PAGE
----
Divorce can be difficult for minor children, who can feel helpless and confused in the swirl of events. They have no say in the sudden upheaval overtaking their lives or the changes they must face.
All of this may result in a negative impact on their mental health, potentially manifesting as anger, depression, anxiety, problems at school or other troubling symptoms. It is important to take steps to help children adjust in the aftermath of a divorce.
1. Consider birdnesting
The shift to constantly traveling between two homes can be extremely disorienting for children already undergoing a myriad of changes. It disrupts their schedule and may make them feel insecure, as if they do not truly have a home. When co-parents birdnest, they take on the burden of moving back and forth between homes. One parent stays in the family home with the children for a period and then swaps places with the other for the next stretch of time. This provides an added sense of familiarity and safety for the children.
2. Keep rules as consistent as possible
While making allowances for a hard time is sensible, it is also imperative to keep to the normal as much as possible. Sticking to existing rules and policies helps children feel as if they are on firmer ground.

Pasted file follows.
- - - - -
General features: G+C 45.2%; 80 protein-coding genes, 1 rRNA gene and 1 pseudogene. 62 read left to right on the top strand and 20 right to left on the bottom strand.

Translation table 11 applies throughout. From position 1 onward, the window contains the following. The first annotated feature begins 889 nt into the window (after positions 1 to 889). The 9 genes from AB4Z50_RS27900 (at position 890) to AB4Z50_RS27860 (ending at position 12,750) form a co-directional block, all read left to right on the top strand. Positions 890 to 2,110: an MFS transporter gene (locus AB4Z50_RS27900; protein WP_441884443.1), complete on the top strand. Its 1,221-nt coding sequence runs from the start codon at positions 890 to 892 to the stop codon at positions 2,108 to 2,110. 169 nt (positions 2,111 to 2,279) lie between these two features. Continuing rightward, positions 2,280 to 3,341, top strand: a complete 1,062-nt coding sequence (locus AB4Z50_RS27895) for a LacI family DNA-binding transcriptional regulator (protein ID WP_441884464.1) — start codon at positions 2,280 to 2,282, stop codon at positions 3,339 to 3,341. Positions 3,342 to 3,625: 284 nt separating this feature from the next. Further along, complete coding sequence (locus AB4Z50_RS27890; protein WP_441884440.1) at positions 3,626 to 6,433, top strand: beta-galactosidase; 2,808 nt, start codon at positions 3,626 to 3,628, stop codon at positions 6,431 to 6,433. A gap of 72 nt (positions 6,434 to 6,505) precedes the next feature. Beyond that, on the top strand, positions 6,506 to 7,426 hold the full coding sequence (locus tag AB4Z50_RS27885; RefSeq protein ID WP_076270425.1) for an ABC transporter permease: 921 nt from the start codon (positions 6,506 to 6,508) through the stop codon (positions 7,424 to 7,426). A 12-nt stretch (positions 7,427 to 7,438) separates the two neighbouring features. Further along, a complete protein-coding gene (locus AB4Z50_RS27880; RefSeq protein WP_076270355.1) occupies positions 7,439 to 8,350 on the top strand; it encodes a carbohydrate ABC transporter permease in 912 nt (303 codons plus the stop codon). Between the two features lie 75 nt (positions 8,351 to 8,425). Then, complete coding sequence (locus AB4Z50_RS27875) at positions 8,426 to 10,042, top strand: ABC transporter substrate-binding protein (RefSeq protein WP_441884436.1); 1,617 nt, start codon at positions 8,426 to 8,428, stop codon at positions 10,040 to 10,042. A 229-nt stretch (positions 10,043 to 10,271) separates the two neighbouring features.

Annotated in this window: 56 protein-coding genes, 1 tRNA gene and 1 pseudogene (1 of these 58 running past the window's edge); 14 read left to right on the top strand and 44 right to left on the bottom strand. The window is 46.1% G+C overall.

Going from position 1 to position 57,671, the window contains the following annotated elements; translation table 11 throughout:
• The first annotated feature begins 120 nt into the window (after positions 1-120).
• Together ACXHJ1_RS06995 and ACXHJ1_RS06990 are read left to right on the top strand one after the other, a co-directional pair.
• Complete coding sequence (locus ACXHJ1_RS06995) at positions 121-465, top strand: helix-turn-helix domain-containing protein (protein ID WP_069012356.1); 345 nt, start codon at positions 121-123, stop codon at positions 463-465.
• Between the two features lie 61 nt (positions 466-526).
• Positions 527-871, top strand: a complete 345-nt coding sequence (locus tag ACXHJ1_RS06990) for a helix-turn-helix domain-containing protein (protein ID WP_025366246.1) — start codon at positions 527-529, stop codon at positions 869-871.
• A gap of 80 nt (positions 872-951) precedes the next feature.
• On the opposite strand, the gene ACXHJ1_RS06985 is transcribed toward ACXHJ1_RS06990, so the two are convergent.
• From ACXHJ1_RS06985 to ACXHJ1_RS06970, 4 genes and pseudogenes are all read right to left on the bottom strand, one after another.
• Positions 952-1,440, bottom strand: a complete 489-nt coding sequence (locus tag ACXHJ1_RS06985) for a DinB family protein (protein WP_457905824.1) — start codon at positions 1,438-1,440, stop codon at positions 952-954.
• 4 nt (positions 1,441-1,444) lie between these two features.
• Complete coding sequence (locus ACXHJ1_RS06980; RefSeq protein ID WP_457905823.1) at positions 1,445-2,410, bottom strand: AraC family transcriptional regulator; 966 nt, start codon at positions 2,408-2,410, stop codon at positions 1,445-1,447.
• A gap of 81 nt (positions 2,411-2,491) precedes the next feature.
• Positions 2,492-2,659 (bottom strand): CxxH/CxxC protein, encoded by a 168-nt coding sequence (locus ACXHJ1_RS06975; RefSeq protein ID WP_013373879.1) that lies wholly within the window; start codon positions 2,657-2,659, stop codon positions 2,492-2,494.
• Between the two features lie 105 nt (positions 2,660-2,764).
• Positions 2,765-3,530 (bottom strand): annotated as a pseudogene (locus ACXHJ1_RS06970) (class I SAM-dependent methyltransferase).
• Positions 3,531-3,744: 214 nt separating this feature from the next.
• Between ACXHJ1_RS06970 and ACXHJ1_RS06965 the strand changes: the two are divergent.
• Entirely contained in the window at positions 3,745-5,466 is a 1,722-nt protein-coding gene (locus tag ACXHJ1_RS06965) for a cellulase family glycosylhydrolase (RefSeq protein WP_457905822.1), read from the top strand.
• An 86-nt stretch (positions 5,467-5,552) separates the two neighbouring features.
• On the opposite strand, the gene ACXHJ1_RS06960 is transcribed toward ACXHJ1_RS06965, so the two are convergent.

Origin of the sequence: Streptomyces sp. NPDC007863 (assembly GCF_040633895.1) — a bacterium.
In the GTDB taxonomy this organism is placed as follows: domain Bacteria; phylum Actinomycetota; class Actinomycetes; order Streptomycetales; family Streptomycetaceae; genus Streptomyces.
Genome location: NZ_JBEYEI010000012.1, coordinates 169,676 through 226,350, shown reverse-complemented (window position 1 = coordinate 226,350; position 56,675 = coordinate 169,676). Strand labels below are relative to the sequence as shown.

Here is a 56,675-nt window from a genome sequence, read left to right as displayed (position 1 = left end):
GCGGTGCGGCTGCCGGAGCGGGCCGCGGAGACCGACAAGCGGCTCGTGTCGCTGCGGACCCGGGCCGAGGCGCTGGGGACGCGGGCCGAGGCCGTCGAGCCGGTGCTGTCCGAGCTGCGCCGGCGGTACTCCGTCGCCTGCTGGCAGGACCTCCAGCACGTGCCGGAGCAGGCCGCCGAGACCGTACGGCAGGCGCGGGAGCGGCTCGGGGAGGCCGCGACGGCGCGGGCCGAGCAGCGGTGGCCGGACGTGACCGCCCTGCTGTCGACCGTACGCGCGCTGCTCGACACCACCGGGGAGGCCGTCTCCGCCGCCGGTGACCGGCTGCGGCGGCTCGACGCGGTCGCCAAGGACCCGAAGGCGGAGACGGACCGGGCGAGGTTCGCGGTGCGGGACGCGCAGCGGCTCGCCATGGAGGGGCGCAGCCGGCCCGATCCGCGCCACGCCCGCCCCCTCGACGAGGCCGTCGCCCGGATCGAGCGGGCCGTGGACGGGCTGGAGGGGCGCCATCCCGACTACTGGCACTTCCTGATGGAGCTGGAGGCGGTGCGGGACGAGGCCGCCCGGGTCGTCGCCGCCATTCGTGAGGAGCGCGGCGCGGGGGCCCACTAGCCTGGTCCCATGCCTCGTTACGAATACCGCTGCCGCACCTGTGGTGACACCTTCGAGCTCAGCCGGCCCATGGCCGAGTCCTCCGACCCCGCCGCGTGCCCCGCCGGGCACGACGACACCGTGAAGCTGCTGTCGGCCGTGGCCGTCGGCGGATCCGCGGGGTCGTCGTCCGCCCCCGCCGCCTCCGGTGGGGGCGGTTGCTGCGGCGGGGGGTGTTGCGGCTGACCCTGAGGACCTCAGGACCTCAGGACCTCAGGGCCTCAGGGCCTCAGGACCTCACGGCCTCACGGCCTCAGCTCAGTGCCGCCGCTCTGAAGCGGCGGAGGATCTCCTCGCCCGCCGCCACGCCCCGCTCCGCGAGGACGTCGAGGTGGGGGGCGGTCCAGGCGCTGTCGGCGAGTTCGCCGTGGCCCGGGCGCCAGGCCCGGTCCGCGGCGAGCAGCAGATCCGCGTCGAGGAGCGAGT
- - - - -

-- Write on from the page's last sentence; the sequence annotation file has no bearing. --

3. Be open to expression
Some parents punish their children for feeling normal emotions or expressing them. This simply stifles them and can create serious mental health problems. Allowing children to feel and to express those feelings in a respectful and constructive manner, and ensuring they know they have someone they can talk to at any time is important for their healing and adjustment process.
Children are not fully mature. Attempting to ease their way into their new lives can help ward off or deal with mental problems arising from a divorce.